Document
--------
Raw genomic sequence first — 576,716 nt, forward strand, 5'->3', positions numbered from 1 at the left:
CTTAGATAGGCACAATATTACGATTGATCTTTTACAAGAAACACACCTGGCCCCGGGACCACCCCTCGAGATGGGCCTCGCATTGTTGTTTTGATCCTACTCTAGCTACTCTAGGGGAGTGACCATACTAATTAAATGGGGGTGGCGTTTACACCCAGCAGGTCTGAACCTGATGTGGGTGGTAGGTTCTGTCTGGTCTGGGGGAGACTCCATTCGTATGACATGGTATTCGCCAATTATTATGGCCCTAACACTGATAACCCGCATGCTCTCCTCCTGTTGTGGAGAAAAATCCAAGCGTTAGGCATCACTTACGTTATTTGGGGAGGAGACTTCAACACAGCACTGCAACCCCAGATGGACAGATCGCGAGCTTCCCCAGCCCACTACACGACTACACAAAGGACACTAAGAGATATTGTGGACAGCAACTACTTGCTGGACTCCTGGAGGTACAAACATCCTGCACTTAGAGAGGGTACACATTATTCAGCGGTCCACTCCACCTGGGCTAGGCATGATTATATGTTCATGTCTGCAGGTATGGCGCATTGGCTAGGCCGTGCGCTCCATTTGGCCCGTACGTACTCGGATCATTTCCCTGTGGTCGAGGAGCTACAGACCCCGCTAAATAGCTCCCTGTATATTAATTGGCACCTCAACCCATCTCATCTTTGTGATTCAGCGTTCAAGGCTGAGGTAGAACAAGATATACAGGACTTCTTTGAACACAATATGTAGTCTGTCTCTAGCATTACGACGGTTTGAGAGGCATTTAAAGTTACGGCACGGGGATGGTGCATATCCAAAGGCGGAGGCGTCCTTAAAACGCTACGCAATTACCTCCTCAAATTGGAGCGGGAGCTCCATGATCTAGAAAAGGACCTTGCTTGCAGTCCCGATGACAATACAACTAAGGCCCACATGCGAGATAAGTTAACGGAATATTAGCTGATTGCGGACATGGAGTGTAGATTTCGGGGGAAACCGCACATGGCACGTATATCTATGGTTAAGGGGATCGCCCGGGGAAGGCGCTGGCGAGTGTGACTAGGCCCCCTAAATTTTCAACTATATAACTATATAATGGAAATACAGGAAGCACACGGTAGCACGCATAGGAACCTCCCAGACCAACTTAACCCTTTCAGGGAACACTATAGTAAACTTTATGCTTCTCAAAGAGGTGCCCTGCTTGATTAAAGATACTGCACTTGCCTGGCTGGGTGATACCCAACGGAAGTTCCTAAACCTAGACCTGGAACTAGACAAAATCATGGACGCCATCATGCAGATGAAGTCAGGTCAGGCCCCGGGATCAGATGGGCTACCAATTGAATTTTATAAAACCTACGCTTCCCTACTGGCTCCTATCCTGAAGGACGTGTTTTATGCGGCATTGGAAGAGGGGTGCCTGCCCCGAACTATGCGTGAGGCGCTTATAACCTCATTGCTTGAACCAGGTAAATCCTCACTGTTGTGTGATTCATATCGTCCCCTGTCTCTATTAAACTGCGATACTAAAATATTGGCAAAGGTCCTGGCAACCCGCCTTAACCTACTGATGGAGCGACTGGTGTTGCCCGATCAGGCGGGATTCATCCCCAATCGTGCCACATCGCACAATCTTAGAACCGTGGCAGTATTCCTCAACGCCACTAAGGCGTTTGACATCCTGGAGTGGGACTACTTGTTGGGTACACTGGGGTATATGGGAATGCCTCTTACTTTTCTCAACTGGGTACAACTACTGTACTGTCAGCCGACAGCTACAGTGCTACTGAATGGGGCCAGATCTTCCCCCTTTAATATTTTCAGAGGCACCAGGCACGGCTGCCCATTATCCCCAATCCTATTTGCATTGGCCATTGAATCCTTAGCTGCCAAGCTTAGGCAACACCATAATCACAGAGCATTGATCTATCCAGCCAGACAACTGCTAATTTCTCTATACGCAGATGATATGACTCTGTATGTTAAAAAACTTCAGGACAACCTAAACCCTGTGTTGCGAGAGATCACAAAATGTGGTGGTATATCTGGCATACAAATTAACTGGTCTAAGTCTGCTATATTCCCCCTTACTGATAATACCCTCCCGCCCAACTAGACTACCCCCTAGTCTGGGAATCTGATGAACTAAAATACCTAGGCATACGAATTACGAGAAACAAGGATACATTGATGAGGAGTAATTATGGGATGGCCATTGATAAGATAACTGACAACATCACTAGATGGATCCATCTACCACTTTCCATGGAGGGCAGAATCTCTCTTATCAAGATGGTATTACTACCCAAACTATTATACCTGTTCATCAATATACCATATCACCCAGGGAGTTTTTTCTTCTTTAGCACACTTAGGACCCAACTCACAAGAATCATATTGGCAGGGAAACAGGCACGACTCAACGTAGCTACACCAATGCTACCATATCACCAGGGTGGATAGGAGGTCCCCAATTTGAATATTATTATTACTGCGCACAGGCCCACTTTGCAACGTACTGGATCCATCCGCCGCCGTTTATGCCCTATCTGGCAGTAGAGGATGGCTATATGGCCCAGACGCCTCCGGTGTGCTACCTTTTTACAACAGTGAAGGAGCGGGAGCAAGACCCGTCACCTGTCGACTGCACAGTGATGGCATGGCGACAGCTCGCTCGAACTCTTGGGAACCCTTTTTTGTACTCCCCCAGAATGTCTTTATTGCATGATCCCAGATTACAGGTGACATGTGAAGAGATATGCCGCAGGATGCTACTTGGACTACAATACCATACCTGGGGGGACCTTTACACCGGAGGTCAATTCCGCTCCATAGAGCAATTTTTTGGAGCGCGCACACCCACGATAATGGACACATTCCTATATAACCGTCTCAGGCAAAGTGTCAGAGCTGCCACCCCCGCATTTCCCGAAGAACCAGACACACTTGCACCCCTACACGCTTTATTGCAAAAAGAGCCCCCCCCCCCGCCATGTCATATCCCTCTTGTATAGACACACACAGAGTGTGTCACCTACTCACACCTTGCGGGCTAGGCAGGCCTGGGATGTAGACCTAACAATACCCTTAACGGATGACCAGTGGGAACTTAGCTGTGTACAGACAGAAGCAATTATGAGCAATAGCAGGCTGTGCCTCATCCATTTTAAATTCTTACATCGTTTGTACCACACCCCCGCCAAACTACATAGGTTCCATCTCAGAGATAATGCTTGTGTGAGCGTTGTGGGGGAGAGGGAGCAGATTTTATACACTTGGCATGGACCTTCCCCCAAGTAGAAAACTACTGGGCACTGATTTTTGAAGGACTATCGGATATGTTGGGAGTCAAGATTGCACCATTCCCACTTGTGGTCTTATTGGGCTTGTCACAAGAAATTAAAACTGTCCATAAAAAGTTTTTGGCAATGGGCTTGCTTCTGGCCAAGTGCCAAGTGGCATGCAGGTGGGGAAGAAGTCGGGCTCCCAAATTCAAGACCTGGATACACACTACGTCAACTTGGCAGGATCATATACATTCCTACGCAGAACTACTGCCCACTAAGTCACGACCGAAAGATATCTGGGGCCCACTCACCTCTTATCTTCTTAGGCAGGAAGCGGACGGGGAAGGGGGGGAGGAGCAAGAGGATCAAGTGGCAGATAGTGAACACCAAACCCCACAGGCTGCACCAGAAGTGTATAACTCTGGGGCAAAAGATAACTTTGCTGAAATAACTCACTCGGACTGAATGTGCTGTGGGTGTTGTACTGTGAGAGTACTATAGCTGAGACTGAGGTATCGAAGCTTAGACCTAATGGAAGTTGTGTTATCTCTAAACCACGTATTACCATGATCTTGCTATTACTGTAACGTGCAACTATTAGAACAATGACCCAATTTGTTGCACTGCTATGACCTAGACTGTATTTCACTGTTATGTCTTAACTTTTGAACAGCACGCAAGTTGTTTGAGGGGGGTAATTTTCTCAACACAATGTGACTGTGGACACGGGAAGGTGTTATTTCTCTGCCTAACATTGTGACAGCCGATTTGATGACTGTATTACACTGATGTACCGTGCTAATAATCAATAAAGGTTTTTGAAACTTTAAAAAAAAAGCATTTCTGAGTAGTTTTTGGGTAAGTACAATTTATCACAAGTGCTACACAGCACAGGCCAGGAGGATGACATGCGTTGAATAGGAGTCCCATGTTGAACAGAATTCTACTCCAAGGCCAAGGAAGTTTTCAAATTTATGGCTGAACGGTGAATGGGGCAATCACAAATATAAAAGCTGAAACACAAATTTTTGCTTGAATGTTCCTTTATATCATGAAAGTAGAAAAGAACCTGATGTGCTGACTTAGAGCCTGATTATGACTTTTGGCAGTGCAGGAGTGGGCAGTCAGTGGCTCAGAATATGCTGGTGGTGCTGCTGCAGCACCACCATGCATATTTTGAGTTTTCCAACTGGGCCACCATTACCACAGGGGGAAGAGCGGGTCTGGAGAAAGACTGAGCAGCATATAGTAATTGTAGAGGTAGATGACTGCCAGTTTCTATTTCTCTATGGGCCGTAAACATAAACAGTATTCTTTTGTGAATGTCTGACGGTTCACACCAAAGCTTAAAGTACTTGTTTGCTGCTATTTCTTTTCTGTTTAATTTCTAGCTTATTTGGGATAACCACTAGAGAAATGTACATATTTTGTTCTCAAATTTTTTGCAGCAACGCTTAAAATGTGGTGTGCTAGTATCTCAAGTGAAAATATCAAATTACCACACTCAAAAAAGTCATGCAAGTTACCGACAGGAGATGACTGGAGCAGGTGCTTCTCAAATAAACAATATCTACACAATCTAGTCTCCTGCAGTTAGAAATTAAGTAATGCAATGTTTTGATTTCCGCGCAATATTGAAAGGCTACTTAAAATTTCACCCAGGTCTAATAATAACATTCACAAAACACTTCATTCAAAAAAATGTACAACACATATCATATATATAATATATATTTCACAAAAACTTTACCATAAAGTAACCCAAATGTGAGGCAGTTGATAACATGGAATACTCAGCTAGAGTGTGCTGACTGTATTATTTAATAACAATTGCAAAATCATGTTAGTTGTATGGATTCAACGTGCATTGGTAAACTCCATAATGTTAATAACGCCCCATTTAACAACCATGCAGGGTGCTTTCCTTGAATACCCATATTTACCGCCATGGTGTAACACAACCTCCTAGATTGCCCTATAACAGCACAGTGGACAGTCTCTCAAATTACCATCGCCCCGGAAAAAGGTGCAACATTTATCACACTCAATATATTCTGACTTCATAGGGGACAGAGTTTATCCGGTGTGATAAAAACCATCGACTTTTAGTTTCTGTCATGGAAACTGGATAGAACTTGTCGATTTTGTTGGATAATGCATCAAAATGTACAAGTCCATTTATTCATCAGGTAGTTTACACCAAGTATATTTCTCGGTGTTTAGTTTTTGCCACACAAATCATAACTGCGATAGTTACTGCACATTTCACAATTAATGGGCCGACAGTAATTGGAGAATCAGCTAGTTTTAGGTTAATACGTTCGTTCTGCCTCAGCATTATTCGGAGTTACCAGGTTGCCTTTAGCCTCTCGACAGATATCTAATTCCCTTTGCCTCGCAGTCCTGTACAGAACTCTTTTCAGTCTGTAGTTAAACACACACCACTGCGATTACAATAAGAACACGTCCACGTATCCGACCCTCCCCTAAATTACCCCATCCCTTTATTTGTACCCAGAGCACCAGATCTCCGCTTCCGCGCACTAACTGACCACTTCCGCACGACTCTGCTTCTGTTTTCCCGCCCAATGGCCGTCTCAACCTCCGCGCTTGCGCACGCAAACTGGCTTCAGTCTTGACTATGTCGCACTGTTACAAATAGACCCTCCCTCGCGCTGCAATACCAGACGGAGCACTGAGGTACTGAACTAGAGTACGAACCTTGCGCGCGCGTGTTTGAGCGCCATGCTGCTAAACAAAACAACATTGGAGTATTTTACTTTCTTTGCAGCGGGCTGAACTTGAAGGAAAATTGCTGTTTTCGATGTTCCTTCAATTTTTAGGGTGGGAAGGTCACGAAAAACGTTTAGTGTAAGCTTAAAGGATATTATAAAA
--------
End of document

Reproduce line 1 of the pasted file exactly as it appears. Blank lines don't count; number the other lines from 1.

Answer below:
Raw genomic sequence first — 576,716 nt, forward strand, 5'->3', positions numbered from 1 at the left: